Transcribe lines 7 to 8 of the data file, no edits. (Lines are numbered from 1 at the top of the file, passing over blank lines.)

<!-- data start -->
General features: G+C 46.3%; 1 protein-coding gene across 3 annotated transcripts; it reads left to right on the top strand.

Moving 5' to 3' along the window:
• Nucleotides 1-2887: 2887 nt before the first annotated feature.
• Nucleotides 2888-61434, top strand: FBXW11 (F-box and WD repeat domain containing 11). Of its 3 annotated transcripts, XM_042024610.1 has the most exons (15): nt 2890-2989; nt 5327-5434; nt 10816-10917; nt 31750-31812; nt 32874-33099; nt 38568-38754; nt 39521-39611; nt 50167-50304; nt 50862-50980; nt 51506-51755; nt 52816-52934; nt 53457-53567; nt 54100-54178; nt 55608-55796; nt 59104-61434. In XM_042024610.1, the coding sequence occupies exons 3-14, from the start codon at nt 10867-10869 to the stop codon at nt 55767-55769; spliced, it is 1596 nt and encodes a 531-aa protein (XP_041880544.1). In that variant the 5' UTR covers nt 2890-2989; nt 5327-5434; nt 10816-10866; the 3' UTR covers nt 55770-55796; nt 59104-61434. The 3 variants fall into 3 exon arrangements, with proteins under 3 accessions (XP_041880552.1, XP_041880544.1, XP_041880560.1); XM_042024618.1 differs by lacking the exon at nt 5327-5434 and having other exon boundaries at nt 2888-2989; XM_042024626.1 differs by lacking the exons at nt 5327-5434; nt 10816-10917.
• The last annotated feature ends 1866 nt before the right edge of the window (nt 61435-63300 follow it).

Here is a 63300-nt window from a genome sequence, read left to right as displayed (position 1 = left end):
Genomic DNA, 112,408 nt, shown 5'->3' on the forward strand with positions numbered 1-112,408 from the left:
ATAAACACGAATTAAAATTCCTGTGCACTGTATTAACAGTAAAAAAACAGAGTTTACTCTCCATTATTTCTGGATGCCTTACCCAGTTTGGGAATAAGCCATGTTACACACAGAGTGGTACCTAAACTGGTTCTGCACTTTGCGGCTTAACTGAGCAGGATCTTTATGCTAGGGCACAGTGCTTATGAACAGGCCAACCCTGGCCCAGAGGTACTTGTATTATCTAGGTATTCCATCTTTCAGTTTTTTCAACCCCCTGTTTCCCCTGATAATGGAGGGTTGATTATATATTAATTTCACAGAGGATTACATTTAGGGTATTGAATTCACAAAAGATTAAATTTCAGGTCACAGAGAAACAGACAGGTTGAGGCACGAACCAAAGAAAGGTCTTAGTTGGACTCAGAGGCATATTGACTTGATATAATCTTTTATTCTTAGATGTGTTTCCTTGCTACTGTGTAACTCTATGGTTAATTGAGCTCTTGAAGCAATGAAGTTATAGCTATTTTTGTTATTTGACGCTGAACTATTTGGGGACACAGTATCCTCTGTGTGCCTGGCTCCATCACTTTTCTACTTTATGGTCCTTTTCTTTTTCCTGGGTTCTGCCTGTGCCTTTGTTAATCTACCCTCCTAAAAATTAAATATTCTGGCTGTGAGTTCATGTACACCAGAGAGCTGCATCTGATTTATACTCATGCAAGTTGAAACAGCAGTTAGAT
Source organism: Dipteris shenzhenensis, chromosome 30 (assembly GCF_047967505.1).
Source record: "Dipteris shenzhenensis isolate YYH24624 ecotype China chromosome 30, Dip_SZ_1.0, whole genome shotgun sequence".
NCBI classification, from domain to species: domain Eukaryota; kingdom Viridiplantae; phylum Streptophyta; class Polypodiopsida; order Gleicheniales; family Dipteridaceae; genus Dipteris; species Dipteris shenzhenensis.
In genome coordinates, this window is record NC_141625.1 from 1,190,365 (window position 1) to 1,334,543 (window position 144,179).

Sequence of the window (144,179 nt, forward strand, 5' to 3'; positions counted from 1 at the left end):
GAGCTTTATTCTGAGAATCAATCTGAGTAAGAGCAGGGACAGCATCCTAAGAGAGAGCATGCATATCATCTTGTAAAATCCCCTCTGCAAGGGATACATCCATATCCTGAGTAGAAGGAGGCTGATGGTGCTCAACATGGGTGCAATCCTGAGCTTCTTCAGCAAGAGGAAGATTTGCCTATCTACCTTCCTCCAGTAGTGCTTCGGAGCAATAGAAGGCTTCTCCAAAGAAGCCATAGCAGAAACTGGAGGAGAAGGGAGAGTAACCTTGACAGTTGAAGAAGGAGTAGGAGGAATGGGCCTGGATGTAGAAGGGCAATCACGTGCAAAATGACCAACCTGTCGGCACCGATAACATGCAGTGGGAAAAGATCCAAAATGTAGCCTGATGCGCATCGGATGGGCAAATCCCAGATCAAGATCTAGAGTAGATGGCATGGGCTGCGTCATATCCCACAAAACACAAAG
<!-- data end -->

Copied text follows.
Genomic DNA, 112,408 nt, shown 5'->3' on the forward strand with positions numbered 1-112,408 from the left:
ATAAACACGAATTAAAATTCCTGTGCACTGTATTAACAGTAAAAAAACAGAGTTTACTCTCCATTATTTCTGGATGCCTTACCCAGTTTGGGAATAAGCCATGTTACACACAGAGTGGTACCTAAACTGGTTCTGCACTTTGCGGCTTAACTGAGCAGGATCTTTATGCTAGGGCACAGTGCTTATGAACAGGCCAACCCTGGCCCAGAGGTACTTGTATTATCTAGGTATTCCATCTTTCAGTTTTTTCAACCCCCTGTTTCCCCTGATAATGGAGGGTTGATTATATATTAATTTCACAGAGGATTACATTTAGGGTATTGAATTCACAAAAGATTAAATTTCAGGTCACAGAGAAACAGACAGGTTGAGGCACGAACCAAAGAAAGGTCTTAGTTGGACTCAGAGGCATATTGACTTGATATAATCTTTTATTCTTAGATGTGTTTCCTTGCTACTGTGTAACTCTATGGTTAATTGAGCTCTTGAAGCAATGAAGTTATAGCTATTTTTGTTATTTGACGCTGAACTATTTGGGGACACAGTATCCTCTGTGTGCCTGGCTCCATCACTTTTCTACTTTATGGTCCTTTTCTTTTTCCTGGGTTCTGCCTGTGCCTTTGTTAATCTACCCTCCTAAAAATTAAATATTCTGGCTGTGAGTTCATGTACACCAGAGAGCTGCATCTGATTTATACTCATGCAAGTTGAAACAGCAGTTAGAT